The daily grind… You know the one. The Monday through Friday workweek circus, where an overflowing inbox mingles with overcommitted iCal meetings and perhaps even one-too-many happy hour obligations. With the often jam-packed agendas of today’s world, it may be easy to overlook some of the smaller details, such as caring for those fundamental (and fashionable!) accessories that carry you from one appointment to the next. But don’t let your shoes suffer as a result of your schedule!
Daily shoe care is far less time-consuming than it may sound and it delivers plenty of bang for your time buck. Daily care can go a long way towards keeping a great pair of kicks looking incredible—almost as if they had just emerged fresh from the shoebox—for years to come.
The process can be broken into two basic categories: morning shoe care and evening shoe care. And, it’s really as simple as A… B… C.
There are few things that spoil the look of a good pair of shoes like the worn, collapsed heel counter that results when a men just jams his feet into a pair of shoes. Well, it can be easily prevented. When slipping on a pair of shoes for the day, always, always, always use a shoehorn.
A shoehorn is a simple tool that allows a gentleman to easily put on his shoes without damaging the heel counter. Yes, it may seem a bit inconvenient at first. But, outfit every corner of your life—from briefcase to office, closet to study, and even that downstairs couch—with this tool and its use will soon be second nature. Your shoes will thank you.
In fact, there is never really a case where a shoehorn should not be used (with the singular exception of boots, which do not generally require one). If you do happen to find yourself without a shoehorn, or perhaps you forgot to pack one in your suitcase, a drivers license, room key, credit card, or even folded paper can be used in lieu.
As advocates for always having a shoehorn around, it is not surprising that we here at the Hanger Project carry one of the widest selections of shoehorns on the internet. Click here to view our assortment.
A horsehair brush can be used to remove any dust that may have settled since you last wore your shoes. All that is required is a very gentle, brief brushing.
To restore a soft shine to your shoes, use a cotton chamois (or cotton shoe bag, if a chamois is not handy) to buff that desirable sheen back into the leather. If shoes have been properly maintained, residual waxes should remain in the pores of the leather uppers. A gentle buffing softens and smoothes these waxes, thereby restoring a nice, soft patina. Shine on!
Alternatively, our Lambswool Shoeshine Mitt from La Cordonnerie Anglaise is very effective.
Pulling out a pair of long-forgotten kicks, or perhaps switching out your shoe closet for the season? A fourth step may be required in your morning shoe care routine. If it has been a while since your shoes have been shined or worn (or if you have any difficulty restoring a soft patina with the prior step), you may want to apply a touch of Saphir Médaille d’Or Renovateur with a corner of the cotton chamois. Allow the product to dry for 30 seconds, and then buff it off. The cotton chamois should easily work a nice matte patina with Saphir Renovateur alone. The Renovatuer will also restore the moisture and nourishment required to prevent any cracking—this is particularly necessary if a pair of shoes have been sitting dormant for a while.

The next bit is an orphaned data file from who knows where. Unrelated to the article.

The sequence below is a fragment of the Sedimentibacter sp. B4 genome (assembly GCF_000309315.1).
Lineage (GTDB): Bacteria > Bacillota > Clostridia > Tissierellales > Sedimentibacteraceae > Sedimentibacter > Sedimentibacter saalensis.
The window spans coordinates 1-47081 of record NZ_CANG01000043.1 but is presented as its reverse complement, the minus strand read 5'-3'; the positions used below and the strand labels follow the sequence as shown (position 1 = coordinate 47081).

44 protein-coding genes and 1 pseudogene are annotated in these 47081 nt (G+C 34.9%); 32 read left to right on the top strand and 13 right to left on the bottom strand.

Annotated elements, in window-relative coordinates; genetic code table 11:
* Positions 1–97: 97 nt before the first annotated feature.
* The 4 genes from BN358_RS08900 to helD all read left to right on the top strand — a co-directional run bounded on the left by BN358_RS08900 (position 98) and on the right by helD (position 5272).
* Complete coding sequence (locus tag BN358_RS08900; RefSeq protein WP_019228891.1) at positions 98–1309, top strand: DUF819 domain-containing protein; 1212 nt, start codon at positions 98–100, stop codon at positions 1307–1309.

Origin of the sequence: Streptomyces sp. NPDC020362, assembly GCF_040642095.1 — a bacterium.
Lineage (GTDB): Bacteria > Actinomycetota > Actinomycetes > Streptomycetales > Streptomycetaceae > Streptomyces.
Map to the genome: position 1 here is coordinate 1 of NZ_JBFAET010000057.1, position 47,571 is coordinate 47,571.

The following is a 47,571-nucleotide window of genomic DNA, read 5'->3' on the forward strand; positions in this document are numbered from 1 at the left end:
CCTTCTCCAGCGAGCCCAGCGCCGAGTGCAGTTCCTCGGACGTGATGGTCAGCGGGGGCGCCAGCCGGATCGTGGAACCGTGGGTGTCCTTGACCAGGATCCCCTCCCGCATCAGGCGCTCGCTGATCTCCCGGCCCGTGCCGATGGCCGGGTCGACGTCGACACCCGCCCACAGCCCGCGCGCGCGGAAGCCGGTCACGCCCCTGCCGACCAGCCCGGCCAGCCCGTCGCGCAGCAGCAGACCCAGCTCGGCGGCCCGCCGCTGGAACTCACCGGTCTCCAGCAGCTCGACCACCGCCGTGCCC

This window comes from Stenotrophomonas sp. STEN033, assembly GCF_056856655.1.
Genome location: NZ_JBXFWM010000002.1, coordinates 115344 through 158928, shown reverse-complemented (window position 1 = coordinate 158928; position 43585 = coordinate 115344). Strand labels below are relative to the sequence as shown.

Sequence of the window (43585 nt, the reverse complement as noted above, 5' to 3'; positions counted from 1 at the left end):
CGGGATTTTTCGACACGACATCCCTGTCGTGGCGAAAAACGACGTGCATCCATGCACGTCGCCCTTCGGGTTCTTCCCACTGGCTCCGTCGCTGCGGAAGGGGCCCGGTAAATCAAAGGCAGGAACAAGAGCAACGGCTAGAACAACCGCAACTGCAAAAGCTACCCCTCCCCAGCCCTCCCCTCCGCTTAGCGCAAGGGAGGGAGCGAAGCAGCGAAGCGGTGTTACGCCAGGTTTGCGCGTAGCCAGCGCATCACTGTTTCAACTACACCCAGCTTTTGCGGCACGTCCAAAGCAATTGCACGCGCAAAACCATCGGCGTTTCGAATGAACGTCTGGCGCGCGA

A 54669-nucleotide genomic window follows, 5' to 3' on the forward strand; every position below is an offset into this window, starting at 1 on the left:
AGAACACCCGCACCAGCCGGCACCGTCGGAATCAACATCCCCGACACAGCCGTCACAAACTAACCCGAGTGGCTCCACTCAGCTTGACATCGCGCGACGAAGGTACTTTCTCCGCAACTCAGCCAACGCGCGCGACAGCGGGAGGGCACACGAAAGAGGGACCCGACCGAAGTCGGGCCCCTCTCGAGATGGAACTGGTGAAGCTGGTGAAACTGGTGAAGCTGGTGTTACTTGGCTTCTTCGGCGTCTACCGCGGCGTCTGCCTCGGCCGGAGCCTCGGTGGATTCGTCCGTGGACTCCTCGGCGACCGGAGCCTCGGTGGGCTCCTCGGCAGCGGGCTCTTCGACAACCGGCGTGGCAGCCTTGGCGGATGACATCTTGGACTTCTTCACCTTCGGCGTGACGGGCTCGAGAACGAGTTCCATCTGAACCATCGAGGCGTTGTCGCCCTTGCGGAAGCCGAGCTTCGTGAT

Evening Shoe Care
After a day of exposure to the elements—from inclement weather to dirt and dust—your shoes have been through the ringer, so to speak. To ensure they emerge as unscathed as possible, a few quick but crucial tasks should be performed in the evening.
A nightly shoe care routine is essential to complete before putting that pair away until another day. And like the morning routine, the P.M. one also has its own set of ABCs.
If you have the luxury of time, give your shoes a breather, too, and allow them to air out for 15 minutes after removing them. During the day, the inner lining and insole absorb a significant amount of foot perspiration. By allowing shoes to breathe after they are removed, the majority of this moisture can evaporate before shoetrees are inserted.
A shoetree is a device that mimics the contour of a foot and helps restore and preserve the shape of a pair of shoes when they are not in use. It also smoothes the wrinkling of leather that can occur as a result of wear. Shoetrees made of cedar, as opposed to plastic or metal, are ideal, generally fine and have the benefit of both eliminating odor and wicking away any residual moisture left in the shoes at the end of the day. That being said, while cedar shoetrees are fairly easy to find and fairly inexpensive, most luxury shoetrees, such as the Perfecta model from La Cordonnerie Anglaise, are actually made from the same sort of high-quality beechwook that makers of fine bespoke shoes use for their lasts. carved from high-quality beech wood. Every pair of shoes should be stored with shoetrees. If you do not have shoetrees for every pair, then use them on the shoes most recently worn.
As in the morning routine, a second gentle brushing with a horsehair brush will act to remove any dirt or smudge that has accumulated throughout the day. If any hard soiling has occurred and is not removable via brushing, spot-clean using a damp cloth.
Because of the delicate nature of the nap, a suede brush with their stiff bristles will actually damage nubuck. Instead a Crepe Brush should be used for brushing. In addition, it is particularly important to protect with the Saphir Super Invulner.
A shoe bag or cloth cover will prevent any accumulation of dust or dirt, which can cause drying, ensuring that your shoes are dust-free the next time you wear them. A cloth or cotton shoe bag is particularly essential for those special-occasion pairs in your closet that may get less attention and wear than those that are worn on a near-daily basis.